When the track-day-bro finally arrived, Milton spent an additional 120 dollars to have a random man sit in the car with him. Not only was he able to make small talk, the man was also a driving instructor. Given this was Milty-Man’s first track day, it was a wise move, as the instructor man pointed out all the braking zones and how to enter and exit each corner. Every track is different, so the advice from an expert goes a long way.

Out of the box, the Focus RS is equipped with electronically adjustable shocks. All the magazines will tell you that the “Race” setting is excessively firm on the street, and this is true, as the car will feel like a pogo stick on wheels. Naturally, one would think the Race-mode would be well suited to the smooth surface of a race track. Believe it or not, the suspension was still too firm and had to be dialed back to the softer street setting, as the car would become extra twitchy through some of the faster sections.

Throughout the day, Milton managed to do a total of five 20-minute sessions. With each session, he was able to progressively hone his technique and cut down on laps times. By the fifth session though, the brakes started to get spongey. This was the car saying it had experienced enough abuse. With a 250-mile drive home from Buttonwillow, it was best to call it quits while the car was still in one piece.

Surprisingly, the Focus RS held up quite well for a bone stock car. No differential issues, and the head gasket didn’t perform an impression of Old Faithful. On the other hand, the brakes and tires were completely shot after Milton got a chance to inspect them. In fairness, the stock rotors and pads are not intended for track duty, but at least we know where to start making improvements.

Keep the Bank Account in Check

Back home there was a lot of discussion how to upgrade the RS’s handling and braking without overspending. More importantly, without ruining a car still under warranty.

The brakes were an interesting dilemma, as the factory Brembo 4-pots aren’t exactly low-rent. Some people claim to have cooked the caliper piston seals, while others feel the stock brakes are more than adequate. Milton felt they met his driving needs, aside from the end of the day. If we really want to upgrade the brakes, AP Racing and RacingBrake offer front big brake conversions for the RS. To be honest, we’re not sure if a big brake kit is needed just yet. For the time being, stainless brake lines, track rated pads, and StopTech’s slotted 2-piece floating rotors appear to be a good intermediate step. If this combo still causes problems at the track, then we’ll get serious about an aftermarket set of calipers.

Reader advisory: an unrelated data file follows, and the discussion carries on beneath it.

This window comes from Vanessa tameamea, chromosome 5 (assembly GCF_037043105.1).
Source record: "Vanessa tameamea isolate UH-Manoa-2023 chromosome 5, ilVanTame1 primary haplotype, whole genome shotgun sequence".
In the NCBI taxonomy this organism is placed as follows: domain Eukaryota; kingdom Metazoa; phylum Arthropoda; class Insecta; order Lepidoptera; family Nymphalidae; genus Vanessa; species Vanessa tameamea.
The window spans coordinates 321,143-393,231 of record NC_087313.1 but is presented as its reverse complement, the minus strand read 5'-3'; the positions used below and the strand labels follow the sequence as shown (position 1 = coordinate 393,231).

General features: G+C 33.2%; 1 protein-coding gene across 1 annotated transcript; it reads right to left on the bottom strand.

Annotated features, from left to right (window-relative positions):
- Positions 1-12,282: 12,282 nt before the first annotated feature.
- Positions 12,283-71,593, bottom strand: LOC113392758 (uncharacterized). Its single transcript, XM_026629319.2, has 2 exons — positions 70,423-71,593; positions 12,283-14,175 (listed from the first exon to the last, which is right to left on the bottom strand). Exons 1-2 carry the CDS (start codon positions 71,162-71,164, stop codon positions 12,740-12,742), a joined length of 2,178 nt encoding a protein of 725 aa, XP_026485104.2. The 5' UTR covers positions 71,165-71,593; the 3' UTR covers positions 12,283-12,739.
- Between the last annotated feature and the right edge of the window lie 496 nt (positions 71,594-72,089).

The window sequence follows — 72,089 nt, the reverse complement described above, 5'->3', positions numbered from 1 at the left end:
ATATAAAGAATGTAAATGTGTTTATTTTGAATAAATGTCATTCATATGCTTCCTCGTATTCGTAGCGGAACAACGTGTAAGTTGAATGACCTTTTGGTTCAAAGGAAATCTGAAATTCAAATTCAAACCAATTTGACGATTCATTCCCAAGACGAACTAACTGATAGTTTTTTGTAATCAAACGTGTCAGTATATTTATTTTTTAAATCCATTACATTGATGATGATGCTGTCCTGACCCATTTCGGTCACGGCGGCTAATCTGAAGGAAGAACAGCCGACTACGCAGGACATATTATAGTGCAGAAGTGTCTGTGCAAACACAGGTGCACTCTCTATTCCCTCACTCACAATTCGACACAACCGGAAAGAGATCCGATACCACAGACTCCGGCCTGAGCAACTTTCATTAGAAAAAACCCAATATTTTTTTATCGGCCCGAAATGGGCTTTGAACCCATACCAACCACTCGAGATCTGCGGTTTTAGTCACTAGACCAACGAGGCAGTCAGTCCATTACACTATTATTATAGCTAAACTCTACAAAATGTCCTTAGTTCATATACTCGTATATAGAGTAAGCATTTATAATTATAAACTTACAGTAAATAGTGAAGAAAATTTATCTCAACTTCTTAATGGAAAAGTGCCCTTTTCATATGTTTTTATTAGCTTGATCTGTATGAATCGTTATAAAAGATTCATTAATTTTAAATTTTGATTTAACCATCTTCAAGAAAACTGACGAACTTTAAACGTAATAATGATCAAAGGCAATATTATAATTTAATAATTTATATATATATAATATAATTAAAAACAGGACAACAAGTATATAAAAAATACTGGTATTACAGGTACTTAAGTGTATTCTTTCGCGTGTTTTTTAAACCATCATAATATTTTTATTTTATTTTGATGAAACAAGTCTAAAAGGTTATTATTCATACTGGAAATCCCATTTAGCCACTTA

The other major debate was the suspension. The factory shocks and springs don’t seem like they match each other, which attributes to the bouncy ride quality. This seems to be a theme with Ford, as the Fiesta ST suffers from this problem as well. There’s the option for coilovers, yet it’d be nice to retain the adjustable suspension functionality and not have to spend over $3000 on a set of KW DDC coilovers that will most likely be adjusted all of once. Attempting to keep the RS somewhat intact, Mountune Sport Springs should be just the ticket, as they’re designed to be used with the factory shocks. Additionally, we want to install Ground Control camber plates, but we’ll need to investigate whether the tight confines of the strut tower will allow for any adjustment using the wide stock diameter springs.

As a side note, Milton had pointed out that Mishimoto has been developing a rear diff cooler setup for the Focus RS, soon to be put on sale (at a cost of around $2500). Milton hasn’t managed to overheat the rear differential just yet, but at least there’s an option down the line should that become more of an issue.

All in all, I think we have a good baseline and know the areas that need addressing before the next outing. This time it will be Monterey’s corkscrew wonderland. With a tight schedule, Mr. Milton needs to get the head gasket recall taken care of by the dealership, install new brakes and springs, and mount some fresh rubber on the wheels. Who knows, maybe as the car becomes more track Focus’d, people will stop flagging Milton down as an Uber driver with a Focus.



Special thanks to Stefan for taking the pictures seen here. Check out more of his photos: @bav_stef on Instagram.